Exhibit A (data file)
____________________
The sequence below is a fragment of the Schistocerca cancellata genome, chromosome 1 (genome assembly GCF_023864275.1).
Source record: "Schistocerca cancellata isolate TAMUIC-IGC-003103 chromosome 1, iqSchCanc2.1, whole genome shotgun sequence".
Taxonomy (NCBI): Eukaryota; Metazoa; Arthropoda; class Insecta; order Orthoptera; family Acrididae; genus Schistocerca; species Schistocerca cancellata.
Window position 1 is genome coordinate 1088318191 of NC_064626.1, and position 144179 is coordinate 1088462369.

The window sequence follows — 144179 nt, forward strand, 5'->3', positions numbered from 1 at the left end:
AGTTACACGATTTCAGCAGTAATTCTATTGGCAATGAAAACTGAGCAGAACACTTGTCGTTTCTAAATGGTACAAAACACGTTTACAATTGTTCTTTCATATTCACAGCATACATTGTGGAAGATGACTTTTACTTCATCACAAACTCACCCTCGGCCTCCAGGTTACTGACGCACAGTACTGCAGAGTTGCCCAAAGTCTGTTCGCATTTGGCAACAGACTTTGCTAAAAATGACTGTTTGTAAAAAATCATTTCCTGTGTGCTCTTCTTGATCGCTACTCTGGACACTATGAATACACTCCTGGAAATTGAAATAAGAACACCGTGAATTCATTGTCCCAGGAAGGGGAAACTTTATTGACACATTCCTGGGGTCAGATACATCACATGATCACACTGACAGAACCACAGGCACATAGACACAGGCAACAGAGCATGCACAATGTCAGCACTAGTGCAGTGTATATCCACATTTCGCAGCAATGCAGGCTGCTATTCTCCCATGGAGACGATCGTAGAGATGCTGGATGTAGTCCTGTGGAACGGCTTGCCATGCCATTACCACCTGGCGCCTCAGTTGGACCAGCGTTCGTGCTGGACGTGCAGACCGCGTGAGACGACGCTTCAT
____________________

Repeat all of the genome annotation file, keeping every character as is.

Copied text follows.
The sequence below is a fragment of the Schistocerca cancellata genome, chromosome 1 (genome assembly GCF_023864275.1).
Source record: "Schistocerca cancellata isolate TAMUIC-IGC-003103 chromosome 1, iqSchCanc2.1, whole genome shotgun sequence".
Taxonomy (NCBI): Eukaryota; Metazoa; Arthropoda; class Insecta; order Orthoptera; family Acrididae; genus Schistocerca; species Schistocerca cancellata.
Window position 1 is genome coordinate 1088318191 of NC_064626.1, and position 144179 is coordinate 1088462369.

The window sequence follows — 144179 nt, forward strand, 5'->3', positions numbered from 1 at the left end:
AGTTACACGATTTCAGCAGTAATTCTATTGGCAATGAAAACTGAGCAGAACACTTGTCGTTTCTAAATGGTACAAAACACGTTTACAATTGTTCTTTCATATTCACAGCATACATTGTGGAAGATGACTTTTACTTCATCACAAACTCACCCTCGGCCTCCAGGTTACTGACGCACAGTACTGCAGAGTTGCCCAAAGTCTGTTCGCATTTGGCAACAGACTTTGCTAAAAATGACTGTTTGTAAAAAATCATTTCCTGTGTGCTCTTCTTGATCGCTACTCTGGACACTATGAATACACTCCTGGAAATTGAAATAAGAACACCGTGAATTCATTGTCCCAGGAAGGGGAAACTTTATTGACACATTCCTGGGGTCAGATACATCACATGATCACACTGACAGAACCACAGGCACATAGACACAGGCAACAGAGCATGCACAATGTCAGCACTAGTGCAGTGTATATCCACATTTCGCAGCAATGCAGGCTGCTATTCTCCCATGGAGACGATCGTAGAGATGCTGGATGTAGTCCTGTGGAACGGCTTGCCATGCCATTACCACCTGGCGCCTCAGTTGGACCAGCGTTCGTGCTGGACGTGCAGACCGCGTGAGACGACGCTTCAT